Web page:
Ready to roll in Nigel
Mbhazima Shilowa was in Derby this week to take delivery of the first Gautrain carriages, but the focus will soon shift to the East Rand town of Nigel
Mbhazima Shilowa was in Derby this week to take delivery of the first Gautrain carriages, but the focus will soon shift to the East Rand town of Nigel.
Nigel has been selected as the town where 81 of the 96 Electrostar carriages will be assembled for the Gautrain project.
Fifteen of the 96 carriages are being assembled at Bombardier’s Derby assembly plant, where 17 South Africans from Union Carriage and Wagon (UCW)—the Murray & Roberts subsidiary responsible for assembling the other 81—have been watching and learning.
It is all part of the skills and technology transfer that has been built into the Gautrain project to create an expected 85 additional jobs and assist UCW in its plans to develop into a serious international rail player in the future.
“The successful production of Gautrain at UCW could lead to further opportunities for Gautrain derivative vehicles elsewhere in the world,” said a Gautrain statement released this week.
These teams from UCW along with 10 Bombardier staff will constitute the core of the assembly teams when local production commences.
Shilowa says the 17 South Africans that are in Derby will impart the skills and knowledge to their colleagues back home.
“They are really the trainers that will train people when we do the 81 carriages in Nigel,” says Gautrain management agency chief executive Jack van der Merwe.
“They are part of the skills transfer and social development aspects of the Gautrain project.”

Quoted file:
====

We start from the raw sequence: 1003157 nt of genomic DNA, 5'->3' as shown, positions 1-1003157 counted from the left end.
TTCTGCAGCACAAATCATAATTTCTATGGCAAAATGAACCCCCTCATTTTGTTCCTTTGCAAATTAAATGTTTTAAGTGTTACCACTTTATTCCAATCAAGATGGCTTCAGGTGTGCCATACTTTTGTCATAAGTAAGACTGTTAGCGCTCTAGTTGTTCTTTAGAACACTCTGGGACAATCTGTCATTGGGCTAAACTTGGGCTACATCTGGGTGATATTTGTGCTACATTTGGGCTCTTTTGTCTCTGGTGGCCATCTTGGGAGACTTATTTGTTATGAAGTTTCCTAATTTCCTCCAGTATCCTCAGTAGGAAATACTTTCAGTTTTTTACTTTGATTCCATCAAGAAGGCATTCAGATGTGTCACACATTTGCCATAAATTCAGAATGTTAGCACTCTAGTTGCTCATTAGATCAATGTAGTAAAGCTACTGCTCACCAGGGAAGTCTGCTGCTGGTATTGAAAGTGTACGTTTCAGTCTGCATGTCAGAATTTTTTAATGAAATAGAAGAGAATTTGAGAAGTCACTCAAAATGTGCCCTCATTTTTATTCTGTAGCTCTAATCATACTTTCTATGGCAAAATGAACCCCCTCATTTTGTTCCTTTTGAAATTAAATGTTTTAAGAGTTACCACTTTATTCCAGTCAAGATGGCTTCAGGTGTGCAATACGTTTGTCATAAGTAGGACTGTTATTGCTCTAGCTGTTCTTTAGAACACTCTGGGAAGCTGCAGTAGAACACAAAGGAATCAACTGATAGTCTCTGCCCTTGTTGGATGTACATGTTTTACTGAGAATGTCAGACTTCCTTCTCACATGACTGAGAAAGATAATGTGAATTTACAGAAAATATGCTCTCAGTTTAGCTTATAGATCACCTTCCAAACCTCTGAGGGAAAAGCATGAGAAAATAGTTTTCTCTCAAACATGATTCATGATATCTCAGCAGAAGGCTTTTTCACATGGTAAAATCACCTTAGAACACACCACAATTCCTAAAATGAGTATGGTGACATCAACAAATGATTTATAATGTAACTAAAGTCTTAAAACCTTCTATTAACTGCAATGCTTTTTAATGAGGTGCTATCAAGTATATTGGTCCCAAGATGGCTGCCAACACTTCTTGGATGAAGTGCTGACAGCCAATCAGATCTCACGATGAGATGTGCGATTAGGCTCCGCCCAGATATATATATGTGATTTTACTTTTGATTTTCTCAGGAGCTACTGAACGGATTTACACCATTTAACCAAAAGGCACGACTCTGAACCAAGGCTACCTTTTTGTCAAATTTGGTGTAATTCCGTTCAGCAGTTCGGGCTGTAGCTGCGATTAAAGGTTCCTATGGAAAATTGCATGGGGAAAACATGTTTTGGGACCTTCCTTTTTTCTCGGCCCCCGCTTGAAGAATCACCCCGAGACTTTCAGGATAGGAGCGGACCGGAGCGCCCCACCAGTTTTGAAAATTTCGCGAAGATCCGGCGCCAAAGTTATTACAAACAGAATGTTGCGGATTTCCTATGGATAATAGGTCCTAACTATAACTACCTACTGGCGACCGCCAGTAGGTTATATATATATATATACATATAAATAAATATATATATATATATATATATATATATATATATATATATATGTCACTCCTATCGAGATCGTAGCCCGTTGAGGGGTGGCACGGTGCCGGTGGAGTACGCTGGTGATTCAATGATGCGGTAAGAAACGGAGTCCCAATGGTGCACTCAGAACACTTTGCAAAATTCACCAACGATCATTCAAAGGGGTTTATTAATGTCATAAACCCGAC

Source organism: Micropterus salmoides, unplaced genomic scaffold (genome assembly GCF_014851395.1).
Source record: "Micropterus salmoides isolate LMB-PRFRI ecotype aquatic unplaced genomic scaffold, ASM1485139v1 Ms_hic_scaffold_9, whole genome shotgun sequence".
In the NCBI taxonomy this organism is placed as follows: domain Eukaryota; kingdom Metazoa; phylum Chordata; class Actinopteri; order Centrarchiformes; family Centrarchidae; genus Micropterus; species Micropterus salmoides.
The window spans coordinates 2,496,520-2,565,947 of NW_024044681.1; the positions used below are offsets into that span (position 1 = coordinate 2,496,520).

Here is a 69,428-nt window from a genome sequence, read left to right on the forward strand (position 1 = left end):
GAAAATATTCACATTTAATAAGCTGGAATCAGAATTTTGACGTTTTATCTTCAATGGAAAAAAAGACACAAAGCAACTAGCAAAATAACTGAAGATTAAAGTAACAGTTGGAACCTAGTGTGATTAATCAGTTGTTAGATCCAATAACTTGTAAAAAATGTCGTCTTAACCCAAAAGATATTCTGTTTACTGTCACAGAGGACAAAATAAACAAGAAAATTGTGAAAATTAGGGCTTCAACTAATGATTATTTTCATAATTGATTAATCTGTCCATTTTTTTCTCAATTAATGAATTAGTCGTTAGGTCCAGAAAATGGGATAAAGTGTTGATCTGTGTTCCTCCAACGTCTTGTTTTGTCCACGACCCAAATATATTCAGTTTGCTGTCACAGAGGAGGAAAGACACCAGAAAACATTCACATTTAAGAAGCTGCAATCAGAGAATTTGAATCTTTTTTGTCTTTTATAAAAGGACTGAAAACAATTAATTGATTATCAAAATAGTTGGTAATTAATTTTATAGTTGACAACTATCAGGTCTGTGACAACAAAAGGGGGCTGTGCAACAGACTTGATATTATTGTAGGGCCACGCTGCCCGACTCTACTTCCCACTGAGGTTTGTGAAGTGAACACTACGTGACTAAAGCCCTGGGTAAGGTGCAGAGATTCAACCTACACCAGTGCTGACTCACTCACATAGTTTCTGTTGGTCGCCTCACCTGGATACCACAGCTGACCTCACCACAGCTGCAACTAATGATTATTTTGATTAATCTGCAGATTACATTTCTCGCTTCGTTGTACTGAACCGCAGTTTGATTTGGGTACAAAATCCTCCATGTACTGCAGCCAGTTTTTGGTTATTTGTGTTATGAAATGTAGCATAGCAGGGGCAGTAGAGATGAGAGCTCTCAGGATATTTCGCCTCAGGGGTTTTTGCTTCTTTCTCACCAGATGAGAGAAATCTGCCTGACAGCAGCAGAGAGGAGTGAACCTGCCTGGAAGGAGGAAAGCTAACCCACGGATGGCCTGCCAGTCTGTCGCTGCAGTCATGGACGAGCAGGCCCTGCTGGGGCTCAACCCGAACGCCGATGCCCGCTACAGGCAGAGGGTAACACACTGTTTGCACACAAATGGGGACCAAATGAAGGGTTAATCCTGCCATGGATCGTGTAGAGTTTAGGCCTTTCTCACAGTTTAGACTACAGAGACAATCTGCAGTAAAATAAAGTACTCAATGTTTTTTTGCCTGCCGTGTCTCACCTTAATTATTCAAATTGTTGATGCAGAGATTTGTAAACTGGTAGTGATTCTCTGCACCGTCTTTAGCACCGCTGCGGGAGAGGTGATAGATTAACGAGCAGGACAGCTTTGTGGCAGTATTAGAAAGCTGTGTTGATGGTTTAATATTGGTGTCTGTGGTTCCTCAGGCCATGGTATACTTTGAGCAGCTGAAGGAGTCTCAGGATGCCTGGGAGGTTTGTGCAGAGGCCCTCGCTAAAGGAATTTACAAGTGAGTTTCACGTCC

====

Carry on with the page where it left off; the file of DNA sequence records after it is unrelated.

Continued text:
While the UCW teams assist with the production of the first 15 carriages, a mirror production line is being installed at UCW for the assembly shifts to South Africa in August 2008.
UCW is investing R8,5-million in their Nigel assembly plant to get it up to scratch to facilitate the Gautrain project.
“It is my hope that as we do the rest of the work and assembly, we will boost the economic activity around Brakpan, Springs and Nigel, that will create much-needed jobs there,” said Shilowa.
“We will link up all the small and medium enterprises there and hopefully some of the people currently working on the Gautrain will become a base for the rail industry as a whole.”
“It’s not just the trains; signalling and driving are very important; we also need conductors and so forth. We need many South Africans to become artisans and become train drivers,” said Shilowa.
UCW’s production manager Johan Woest has been overseeing the seventeen South Africans undergoing the training in Derby and said that while it was a culture shock for many of the guys, they have coped well. (See Box).
“It took us about three months to select the 17 guys from about 300 applicants,” says Woest. “We needed people who are good communicators and who might make good trainers. Before they came over, we sent them on a trainers’ training course.”